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Kenya, (almost) absent from Madrid's International Tourism Fair Fitur 2013
The safari operators and companies lack official support from Kenyan tourism bodies

Stands kenianos en Fitur 2013. J. Yanes / Madrid, 01/02/2013.
Kenya is missing once again in the 2013 edition of Fitur, Spain's International Tourism Fair which opened on January 30 in the Ifema venue in Madrid.

Although the absence of official representation for the East African country has been recurrent in past editions of Madrid's fair, this lack of interest from Kenya's governing bodies in one of the three most important tourism conventions in the world is specially notorious when compared with the effort made this year by other less developed African destinations, like The Gambia or the Democratic Republic of Congo.

As opposed to the flamboyance in the stands shown by other safari destinations, such as Botswana, South Africa or the eternal competitor, Tanzania, Kenyan operators who have chosen to be present in the fair confess that they feel frustrated, neglected and nearly cornered in a low traffic area of hall 6, the one devoted to Africa.

Lack of support

This lack of official support is precisely the complain raised by Jane Wathagana, Managing Director of Animal World Safaris, a Nairobi-based operator located in stand 6F17. Ms. Wathagana foresees that the Spanish market can bring good business, but regrets the "trouble of achieving it without a proper official representation". The company's catalogue includes safaris in Kenya from 4 to 9 days, in addition to combined Kenya-Tanzania trips with stays of 11 or 15 days.

The same stand houses representation for Lake Bogoria Spa Resort, the prime choice for accommodation near Lake Bogoria National Reserve, one of the country's most beautiful natural sceneries. The hotel's General Manager, Lydia Dentewo, highlights that the hotel is "the only of its class in Kenya with a natural thermal pool".

Arguably the most attractive look among Kenya's representation in Fitur 2013 is shown by Tabia Safaris, one of the two Spanish-ruled operators in the fair. The company led by Eugeni Camafort and Tina Caelles, which has become a classic reference in the East African bush, presents in stand 6F20 a cozy space with theme ornaments including the typical safari chairs displayed beneath a simulated hot air balloon, everything under the attentive look of a life-size giraffe model. Tabia, that has recently added a brand new Nairobi office to its main Arusha base, focuses its offering on private safaris which are complemented with field workshops on wildlife photography and animal behaviour. "Our workshops are managed by renowned experts, which contributes a worthy value to a regular safari", Mr. Camafort explains.

Masikio Safaris fulfills the representation of Spanish safari operators in Kenya. José Luis Vaquerizo, the Managing Director, displays his offer of taylor-made private safaris in stand 6F05. Even though the company also covers Tanzania and Zanzibar, Mr. Vaquerizo wishes to emphasize Kenya's value as a safari destination. "In Masai Mara you have 24 lion prides in a reduced area. Tanzania cannot provide such a thing", he says.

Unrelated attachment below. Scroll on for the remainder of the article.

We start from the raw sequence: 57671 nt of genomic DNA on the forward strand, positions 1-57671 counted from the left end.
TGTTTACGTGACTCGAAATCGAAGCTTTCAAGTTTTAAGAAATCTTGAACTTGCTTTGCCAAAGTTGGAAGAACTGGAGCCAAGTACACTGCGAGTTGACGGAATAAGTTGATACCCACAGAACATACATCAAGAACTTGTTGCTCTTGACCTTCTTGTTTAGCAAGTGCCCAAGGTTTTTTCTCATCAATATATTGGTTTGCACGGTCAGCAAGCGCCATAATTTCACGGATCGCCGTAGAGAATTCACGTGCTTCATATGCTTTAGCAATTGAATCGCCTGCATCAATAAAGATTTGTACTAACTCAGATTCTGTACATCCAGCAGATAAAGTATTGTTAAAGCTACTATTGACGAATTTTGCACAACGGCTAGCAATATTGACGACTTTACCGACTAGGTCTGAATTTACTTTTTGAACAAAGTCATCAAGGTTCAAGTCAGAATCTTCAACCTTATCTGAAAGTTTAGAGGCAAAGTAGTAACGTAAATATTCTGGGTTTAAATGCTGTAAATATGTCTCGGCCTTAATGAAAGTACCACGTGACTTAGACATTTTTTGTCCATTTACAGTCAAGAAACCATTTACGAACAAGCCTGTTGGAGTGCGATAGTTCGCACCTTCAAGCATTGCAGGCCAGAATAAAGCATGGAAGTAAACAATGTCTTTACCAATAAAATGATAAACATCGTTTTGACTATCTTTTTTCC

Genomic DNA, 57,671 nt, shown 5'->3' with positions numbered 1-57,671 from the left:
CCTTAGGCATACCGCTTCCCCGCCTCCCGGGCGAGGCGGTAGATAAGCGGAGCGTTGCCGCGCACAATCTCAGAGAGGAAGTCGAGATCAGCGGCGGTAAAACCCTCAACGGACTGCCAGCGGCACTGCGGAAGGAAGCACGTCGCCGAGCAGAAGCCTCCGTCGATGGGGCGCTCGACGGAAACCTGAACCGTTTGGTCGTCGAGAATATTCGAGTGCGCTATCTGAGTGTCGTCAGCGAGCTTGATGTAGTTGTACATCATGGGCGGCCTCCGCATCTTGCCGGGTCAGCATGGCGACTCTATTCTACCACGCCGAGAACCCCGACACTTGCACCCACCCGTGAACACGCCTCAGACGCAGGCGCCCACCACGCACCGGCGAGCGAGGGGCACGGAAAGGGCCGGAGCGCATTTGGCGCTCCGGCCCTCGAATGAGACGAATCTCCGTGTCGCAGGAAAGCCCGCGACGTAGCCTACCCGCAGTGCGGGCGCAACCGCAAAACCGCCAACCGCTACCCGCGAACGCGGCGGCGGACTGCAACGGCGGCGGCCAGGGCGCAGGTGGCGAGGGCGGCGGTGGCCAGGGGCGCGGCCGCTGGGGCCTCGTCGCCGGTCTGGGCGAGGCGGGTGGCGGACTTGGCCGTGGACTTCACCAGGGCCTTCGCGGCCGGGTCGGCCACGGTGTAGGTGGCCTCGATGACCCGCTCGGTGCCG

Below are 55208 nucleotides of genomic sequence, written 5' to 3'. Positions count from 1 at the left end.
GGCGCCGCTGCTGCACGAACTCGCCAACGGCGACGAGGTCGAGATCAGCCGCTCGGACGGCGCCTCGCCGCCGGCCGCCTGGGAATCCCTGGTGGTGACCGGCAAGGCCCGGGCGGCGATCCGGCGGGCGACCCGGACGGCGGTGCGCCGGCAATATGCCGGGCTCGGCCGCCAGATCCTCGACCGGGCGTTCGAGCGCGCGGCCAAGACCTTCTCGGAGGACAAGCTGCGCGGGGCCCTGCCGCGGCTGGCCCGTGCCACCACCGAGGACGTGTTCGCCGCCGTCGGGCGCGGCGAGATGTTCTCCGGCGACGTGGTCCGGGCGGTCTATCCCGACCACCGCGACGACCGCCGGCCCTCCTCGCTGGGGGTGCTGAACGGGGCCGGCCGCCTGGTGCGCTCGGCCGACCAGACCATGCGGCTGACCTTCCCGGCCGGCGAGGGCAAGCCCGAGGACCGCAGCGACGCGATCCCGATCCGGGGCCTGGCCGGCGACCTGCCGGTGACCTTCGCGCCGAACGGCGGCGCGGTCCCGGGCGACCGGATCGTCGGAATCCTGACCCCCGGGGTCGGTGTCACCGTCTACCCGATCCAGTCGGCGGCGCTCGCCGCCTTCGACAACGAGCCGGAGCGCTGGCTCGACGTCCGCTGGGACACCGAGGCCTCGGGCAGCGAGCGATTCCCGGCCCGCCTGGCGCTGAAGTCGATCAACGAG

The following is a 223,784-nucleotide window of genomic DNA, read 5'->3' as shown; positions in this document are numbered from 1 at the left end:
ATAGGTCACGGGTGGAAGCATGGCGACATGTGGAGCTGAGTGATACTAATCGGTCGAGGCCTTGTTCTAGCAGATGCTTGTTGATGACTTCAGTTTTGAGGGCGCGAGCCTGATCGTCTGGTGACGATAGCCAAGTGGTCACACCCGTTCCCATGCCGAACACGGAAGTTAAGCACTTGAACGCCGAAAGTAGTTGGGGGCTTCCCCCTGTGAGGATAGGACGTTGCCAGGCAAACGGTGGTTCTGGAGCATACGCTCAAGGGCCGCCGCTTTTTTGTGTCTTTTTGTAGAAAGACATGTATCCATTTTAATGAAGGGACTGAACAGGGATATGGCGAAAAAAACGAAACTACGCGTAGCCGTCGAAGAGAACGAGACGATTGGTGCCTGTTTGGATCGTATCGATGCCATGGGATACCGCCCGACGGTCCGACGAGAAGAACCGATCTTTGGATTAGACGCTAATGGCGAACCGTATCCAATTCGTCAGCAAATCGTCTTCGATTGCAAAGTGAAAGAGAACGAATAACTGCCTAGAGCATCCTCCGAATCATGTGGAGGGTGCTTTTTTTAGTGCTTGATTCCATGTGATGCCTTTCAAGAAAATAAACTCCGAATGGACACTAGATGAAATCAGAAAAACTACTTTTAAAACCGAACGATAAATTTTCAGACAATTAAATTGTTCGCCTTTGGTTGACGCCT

Diverse choices

Glory Safaris (stand 6E21), Safari Mania (stand 6F11) and Spurwing Safaris & Trekking (stand 6E09) round off the attendance of Nairobi-based safari operators. Jason Mburu, Tour Consultant for Glory, introduces his company's choices of trips to Kenya, Tanzania and Uganda, including treks to Mt. Kenya and Mt. Kilimanjaro. Safari Mania's Managing Director, Shelina Timon Allport, pinpoints her company's interest in seeking an expansion in the Spanish market. "Currently it represents around a 20 percent of our customer base", she adds. To this end, Safari Mania offers Spanish-speaking guides for their customized private safaris.

Concerning Spurwing, this operator hosts a small office in Spain from where its tour consultant, Samuel Ngunjiri, can travel to any city in the country to help his clients arrange their safaris. Ngunjiri also sports the only collection of Kenyan handicrafts on offer in the fair. His pieces, including ethnic jewelry and ornaments, can also be purchased over the internet in and

Besides the East Africa-only safari operators, Fitur also gathers a varied array of travel agencies and multi-destination operators covering Kenya. Remarkable among them is Kananga (stand 6F02), a Barcelona-based agency which is well known for its truck safaris. Kananga's Product Manager for East Africa, Hagar Zeligman, briefed us about the permanent camp recently opened by the company in Kenya's Masai Mara Reserve. Kananga River Camp, located right by the Talek river, comes as an attractive option to stay at the Mara, "with the added punch of being within the reserve's limits", Ms. Zeligman notes.

Finally, the best sample of the official neglect suffered by Kenyan agents in Madrid's fair can be found in stand 6F19, which corresponds to Kenyatta International Conference Centre. Kenya's most important congress venue, and one of the most remarkable in the whole continent, sits precariously at a naked and humble stand devoid of any traffic. KICC's Conference Sales Executive Feisal J. Lasker admits that "the Spanish business travel market is still notably underrepresented in Kenya", though he trusts in a future expansion.

In general, operators present at the fair regret that Spain, ranking the 15th in the list of foreign visitors to Kenya, is clearly underperforming for Kenya's tourism industry, and that the current financial crisis has all but aggravated the situation. Still, all of them express their hopes that a steep growth is about to come. This optimistic view is reflected by Eugeni Camafort's words: "No crisis lasts forever, and the recovery will bring a reborn interest of the Spanish traveller in safaris".


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